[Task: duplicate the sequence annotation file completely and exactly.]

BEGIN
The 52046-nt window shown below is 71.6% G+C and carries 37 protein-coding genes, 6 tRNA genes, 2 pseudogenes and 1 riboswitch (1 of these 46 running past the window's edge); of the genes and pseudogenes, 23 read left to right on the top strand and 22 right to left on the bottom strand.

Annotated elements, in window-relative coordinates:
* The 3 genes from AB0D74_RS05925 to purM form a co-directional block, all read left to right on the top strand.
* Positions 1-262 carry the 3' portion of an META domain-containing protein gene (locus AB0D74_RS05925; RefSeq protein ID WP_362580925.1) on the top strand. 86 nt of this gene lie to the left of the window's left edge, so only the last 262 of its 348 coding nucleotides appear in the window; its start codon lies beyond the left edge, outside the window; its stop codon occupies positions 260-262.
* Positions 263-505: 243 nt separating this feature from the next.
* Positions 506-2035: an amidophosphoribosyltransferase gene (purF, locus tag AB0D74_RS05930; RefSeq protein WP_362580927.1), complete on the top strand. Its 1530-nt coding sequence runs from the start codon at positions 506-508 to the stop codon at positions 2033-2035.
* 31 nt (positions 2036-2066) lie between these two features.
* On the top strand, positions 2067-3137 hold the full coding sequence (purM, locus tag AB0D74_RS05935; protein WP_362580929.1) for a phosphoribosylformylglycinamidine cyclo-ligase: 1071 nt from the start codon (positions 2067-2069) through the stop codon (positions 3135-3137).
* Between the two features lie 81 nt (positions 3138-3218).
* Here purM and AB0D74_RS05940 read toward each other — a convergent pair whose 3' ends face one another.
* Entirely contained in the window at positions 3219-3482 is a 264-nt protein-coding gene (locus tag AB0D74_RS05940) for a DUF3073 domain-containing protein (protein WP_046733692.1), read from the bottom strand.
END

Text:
The 52046-nt window shown below is 71.6% G+C and carries 37 protein-coding genes, 6 tRNA genes, 2 pseudogenes and 1 riboswitch (1 of these 46 running past the window's edge); of the genes and pseudogenes, 23 read left to right on the top strand and 22 right to left on the bottom strand.

Annotated elements, in window-relative coordinates:
* The 3 genes from AB0D74_RS05925 to purM form a co-directional block, all read left to right on the top strand.
* Positions 1-262 carry the 3' portion of an META domain-containing protein gene (locus AB0D74_RS05925; RefSeq protein ID WP_362580925.1) on the top strand. 86 nt of this gene lie to the left of the window's left edge, so only the last 262 of its 348 coding nucleotides appear in the window; its start codon lies beyond the left edge, outside the window; its stop codon occupies positions 260-262.
* Positions 263-505: 243 nt separating this feature from the next.
* Positions 506-2035: an amidophosphoribosyltransferase gene (purF, locus tag AB0D74_RS05930; RefSeq protein WP_362580927.1), complete on the top strand. Its 1530-nt coding sequence runs from the start codon at positions 506-508 to the stop codon at positions 2033-2035.
* 31 nt (positions 2036-2066) lie between these two features.
* On the top strand, positions 2067-3137 hold the full coding sequence (purM, locus tag AB0D74_RS05935; protein WP_362580929.1) for a phosphoribosylformylglycinamidine cyclo-ligase: 1071 nt from the start codon (positions 2067-2069) through the stop codon (positions 3135-3137).
* Between the two features lie 81 nt (positions 3138-3218).
* Here purM and AB0D74_RS05940 read toward each other — a convergent pair whose 3' ends face one another.
* Entirely contained in the window at positions 3219-3482 is a 264-nt protein-coding gene (locus tag AB0D74_RS05940) for a DUF3073 domain-containing protein (protein WP_046733692.1), read from the bottom strand.